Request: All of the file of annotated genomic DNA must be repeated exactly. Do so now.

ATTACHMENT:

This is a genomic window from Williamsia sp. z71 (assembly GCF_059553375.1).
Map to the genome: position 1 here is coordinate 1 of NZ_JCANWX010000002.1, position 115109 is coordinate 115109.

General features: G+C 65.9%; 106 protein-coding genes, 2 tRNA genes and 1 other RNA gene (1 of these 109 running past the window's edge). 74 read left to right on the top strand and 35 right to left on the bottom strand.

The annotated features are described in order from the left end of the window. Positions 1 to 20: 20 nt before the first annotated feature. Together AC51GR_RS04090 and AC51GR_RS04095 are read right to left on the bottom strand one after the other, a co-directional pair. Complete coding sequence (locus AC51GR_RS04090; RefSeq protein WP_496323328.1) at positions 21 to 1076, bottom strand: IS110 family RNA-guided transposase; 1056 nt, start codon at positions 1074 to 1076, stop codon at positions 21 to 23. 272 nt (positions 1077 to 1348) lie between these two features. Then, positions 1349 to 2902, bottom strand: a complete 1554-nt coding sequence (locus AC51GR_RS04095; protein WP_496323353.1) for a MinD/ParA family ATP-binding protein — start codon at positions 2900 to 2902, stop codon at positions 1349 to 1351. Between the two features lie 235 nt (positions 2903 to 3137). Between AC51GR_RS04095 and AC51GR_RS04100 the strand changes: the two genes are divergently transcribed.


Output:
This is a genomic window from Williamsia sp. z71 (assembly GCF_059553375.1).
Map to the genome: position 1 here is coordinate 1 of NZ_JCANWX010000002.1, position 115109 is coordinate 115109.

General features: G+C 65.9%; 106 protein-coding genes, 2 tRNA genes and 1 other RNA gene (1 of these 109 running past the window's edge). 74 read left to right on the top strand and 35 right to left on the bottom strand.

The annotated features are described in order from the left end of the window. Positions 1 to 20: 20 nt before the first annotated feature. Together AC51GR_RS04090 and AC51GR_RS04095 are read right to left on the bottom strand one after the other, a co-directional pair. Complete coding sequence (locus AC51GR_RS04090; RefSeq protein WP_496323328.1) at positions 21 to 1076, bottom strand: IS110 family RNA-guided transposase; 1056 nt, start codon at positions 1074 to 1076, stop codon at positions 21 to 23. 272 nt (positions 1077 to 1348) lie between these two features. Then, positions 1349 to 2902, bottom strand: a complete 1554-nt coding sequence (locus AC51GR_RS04095; protein WP_496323353.1) for a MinD/ParA family ATP-binding protein — start codon at positions 2900 to 2902, stop codon at positions 1349 to 1351. Between the two features lie 235 nt (positions 2903 to 3137). Between AC51GR_RS04095 and AC51GR_RS04100 the strand changes: the two genes are divergently transcribed.